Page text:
There are reports that Royal Bank of Canada has been served with a subpoena from U.S. state officials as part of their probe into the possible manipulation of a key benchmark used to set interest rates.
The Wall Street Journal and other business publication report the subpoenas were issued to nine banks, including RBC, in August and September, according to an unidentified person familiar with the investigation.
That brings to 16 the number of banks served with subpoenas, including seven that had become public earlier.
The U.S. investigation by the New York and Connecticut attorneys general is part of a wider probe in several countries that stems from a major U.K. bank's admission that it had provided false information used to set the LIBOR rate.
RBC is Canada's largest bank, with operations in major financial centres around the world including London.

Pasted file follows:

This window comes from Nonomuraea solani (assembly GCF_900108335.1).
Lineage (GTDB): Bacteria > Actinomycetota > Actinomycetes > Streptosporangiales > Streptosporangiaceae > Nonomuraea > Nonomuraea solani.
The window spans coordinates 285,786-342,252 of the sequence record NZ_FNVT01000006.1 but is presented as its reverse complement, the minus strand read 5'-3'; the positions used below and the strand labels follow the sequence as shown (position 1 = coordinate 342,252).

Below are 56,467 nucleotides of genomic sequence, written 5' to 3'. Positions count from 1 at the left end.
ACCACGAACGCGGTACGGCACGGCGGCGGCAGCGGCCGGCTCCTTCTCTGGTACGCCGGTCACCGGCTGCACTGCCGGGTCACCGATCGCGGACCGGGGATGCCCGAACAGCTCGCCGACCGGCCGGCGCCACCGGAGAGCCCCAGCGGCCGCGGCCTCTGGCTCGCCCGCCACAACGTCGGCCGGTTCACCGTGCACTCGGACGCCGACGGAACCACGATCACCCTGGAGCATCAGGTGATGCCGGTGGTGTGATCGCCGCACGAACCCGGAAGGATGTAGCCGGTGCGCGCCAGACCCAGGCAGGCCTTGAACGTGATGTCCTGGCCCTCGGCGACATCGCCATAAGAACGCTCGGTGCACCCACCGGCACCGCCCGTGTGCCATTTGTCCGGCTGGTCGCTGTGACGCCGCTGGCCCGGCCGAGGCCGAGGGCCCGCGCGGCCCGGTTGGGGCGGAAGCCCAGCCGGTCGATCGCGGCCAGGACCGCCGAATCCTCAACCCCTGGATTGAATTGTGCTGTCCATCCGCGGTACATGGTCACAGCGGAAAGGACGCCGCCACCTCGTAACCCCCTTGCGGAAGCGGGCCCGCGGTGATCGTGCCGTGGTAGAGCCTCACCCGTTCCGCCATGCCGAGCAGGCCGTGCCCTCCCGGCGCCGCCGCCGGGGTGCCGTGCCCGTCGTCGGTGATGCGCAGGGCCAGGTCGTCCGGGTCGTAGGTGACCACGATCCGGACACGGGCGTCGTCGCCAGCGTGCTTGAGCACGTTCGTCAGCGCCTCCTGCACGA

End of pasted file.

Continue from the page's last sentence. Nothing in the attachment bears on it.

The bank said last summer that it followed the rules in submitting information for compiling the London Interbank Offered Rate, which is used widely as a benchmark to set interest rates on business and consumer debts.
That assurance was repeated Friday in RBC's response to the news reports.
"We have determined that our Libor submissions reflected our cost of funds," said Gillian McArdle, head of communications for Canada at RBC Capital Markets.
The rate is set by gathering information from a small number of large banks, using a system that's intended to prevent any one member of the group from manipulating the rate.
Questions about how LIBOR is operated arose after Barclays Bank agreed to pay a record $450 million fine to settle allegations its traders had manipulated submissions to LIBOR.
While Barclays actions by themselves were probably insufficient to affect LIBOR, there authorities in Britain and elsewhere have launched probes to see if it was a more widespread problem.
Canada's competition bureau and other Canadian regulatory bodies launched their own probes in light of the Barclay's revelations but there have been no allegations levelled against RBC.